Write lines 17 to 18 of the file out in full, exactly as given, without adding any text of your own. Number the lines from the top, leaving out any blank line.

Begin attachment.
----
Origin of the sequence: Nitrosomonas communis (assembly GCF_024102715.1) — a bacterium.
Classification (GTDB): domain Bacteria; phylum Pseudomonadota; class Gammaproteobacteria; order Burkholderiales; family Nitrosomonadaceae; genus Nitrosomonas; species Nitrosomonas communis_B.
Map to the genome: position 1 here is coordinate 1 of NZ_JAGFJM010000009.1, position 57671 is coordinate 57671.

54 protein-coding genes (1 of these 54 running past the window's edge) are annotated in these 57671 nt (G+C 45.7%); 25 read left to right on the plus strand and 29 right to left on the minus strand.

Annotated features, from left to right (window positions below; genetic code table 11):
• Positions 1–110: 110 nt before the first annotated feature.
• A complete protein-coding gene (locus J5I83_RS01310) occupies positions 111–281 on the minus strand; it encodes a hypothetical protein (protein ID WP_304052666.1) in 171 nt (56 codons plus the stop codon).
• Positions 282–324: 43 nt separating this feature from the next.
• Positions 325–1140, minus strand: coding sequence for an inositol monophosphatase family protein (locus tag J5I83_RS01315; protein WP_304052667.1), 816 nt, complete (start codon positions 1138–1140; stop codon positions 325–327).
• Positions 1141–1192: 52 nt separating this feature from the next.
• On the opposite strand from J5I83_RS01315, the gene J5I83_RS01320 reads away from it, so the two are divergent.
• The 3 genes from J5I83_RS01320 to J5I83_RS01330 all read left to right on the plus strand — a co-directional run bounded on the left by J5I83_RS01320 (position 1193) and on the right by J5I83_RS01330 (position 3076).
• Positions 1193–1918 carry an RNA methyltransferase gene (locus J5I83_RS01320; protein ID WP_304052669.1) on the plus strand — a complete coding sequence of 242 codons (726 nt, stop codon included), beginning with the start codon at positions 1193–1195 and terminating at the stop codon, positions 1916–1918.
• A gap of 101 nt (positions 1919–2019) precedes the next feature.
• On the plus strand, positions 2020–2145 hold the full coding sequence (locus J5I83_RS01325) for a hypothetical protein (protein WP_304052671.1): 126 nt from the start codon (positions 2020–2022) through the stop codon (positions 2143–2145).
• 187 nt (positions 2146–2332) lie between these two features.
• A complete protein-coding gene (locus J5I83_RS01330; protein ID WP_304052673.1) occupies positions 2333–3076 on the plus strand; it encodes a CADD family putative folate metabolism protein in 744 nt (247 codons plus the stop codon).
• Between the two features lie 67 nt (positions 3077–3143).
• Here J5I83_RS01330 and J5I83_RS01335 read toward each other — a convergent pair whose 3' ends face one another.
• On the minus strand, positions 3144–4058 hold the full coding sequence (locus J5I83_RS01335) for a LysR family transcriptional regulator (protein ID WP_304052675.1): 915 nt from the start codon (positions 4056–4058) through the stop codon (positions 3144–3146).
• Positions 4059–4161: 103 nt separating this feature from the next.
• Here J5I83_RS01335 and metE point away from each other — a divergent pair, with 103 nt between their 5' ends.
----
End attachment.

• A complete protein-coding gene (locus J5I83_RS01330; protein ID WP_304052673.1) occupies positions 2333–3076 on the plus strand; it encodes a CADD family putative folate metabolism protein in 744 nt (247 codons plus the stop codon).
• Between the two features lie 67 nt (positions 3077–3143).